How Are SignWriting Symbols Invented?

First, in regards to the history behind SignWriting, there are nine History articles online:

SignWriting History Directory

But the question is asking how I developed the writing system itself - how did my thinking process work when I developed the original symbols?

Have you ever asked a painter how he or she thought of the painting? I am sure it is hard for many painters to explain their creative processes. I guess you could say that I am a creative artist too.

The actual symbols are developed intuitively. I write what I see without judging meaning. When developing a new symbol, I watch the movement, blur my eyes, and "write what I see" on paper without looking down at my hands. I have no idea what I wrote, until I look down at the paper. That is the intuitive part of the process.

Then the practical side of the process begins. I analyze the scribbles I made, and try to "turn the scribbles into real symbols". Then I place those new symbols onto separate sheets of paper, and I flip them like animation, to see if the movement written on paper "looks like" what happened in real life. In other words, I have taken the concept of animation, without animating it, and turned it into a visual writing system.

But that is only a third of the job. The next third is to test it with those who will use those symbols. Do they work, do they not? Can you read them? If people look at me cross-eyed, then I know I have failed and I go back to the drawing board. Then I test it again, until we can read each others' writing.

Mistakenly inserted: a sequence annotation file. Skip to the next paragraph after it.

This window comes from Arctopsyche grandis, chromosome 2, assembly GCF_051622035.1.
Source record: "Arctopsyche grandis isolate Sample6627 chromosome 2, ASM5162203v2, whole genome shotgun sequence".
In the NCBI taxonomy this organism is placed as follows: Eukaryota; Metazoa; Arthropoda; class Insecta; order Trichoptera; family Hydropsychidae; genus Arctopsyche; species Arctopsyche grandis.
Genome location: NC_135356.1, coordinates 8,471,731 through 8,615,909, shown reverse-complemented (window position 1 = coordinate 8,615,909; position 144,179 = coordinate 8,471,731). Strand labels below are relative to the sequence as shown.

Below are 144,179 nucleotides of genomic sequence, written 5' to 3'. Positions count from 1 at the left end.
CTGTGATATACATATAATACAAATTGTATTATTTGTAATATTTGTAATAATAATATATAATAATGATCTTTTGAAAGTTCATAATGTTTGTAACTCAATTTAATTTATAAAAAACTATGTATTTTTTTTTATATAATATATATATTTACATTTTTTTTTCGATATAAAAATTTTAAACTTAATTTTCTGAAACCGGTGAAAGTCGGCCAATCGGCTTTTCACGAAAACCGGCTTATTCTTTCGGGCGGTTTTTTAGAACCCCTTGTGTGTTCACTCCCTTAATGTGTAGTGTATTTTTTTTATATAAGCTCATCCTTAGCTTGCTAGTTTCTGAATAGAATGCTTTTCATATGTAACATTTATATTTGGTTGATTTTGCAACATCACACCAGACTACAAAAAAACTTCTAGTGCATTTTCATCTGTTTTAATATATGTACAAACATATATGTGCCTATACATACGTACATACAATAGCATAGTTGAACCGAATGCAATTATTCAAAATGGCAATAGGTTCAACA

This process just happened recently when my guests were here from Spain. There is a section of SignWriting that needs some "perfecting" because some of the people using some symbols in one country, cannot read the same movements written in another country! It has to do with small finger movements. So...while my guests were here I found some old files of ways we had written these movements before, and I showed these samples to them...and I could see they were not that happy with the way we used to write it!! So now I am thinking through other alternatives, which I will post on our web site in time, and then I will get feedback from lots of people, until we can all come to a concensus. This takes time of course, but it is well worth it. And we are succeeding in getting an international writing system because of this detailed and collaborative work.

And the last third part of the job, is having the guts to publish books on these symbols, knowing full well that in six months the books will be out-of-date, as the system continually improves. And I am happy to rewrite the books until they are the best they can be! I am not afraid of opening myself up for criticism, because I know that ultimately it is the writers themselves who will determine the way they want to write....and if I don't show them what we have right now, how can they possibly give us more feedback? So publishing, and re-publishing, and re-publishing again... is an important part of the process.

Perhaps the real answer behind the question is that I believe in what I am doing, and I have dedicated my life to it, and I respect the opinions of others. So that is how SignWriting was, and is, being developed.

I hope this answers your question!

Have a splendid day!!

Valerie Sutton



Please feel free to write if you have questions.

Valerie Sutton


Deaf Action Committee for SignWriting
Center For Sutton Movement Writing
an educational nonprofit organization
P.O. Box 517, La Jolla, CA, 92038-0517, USA

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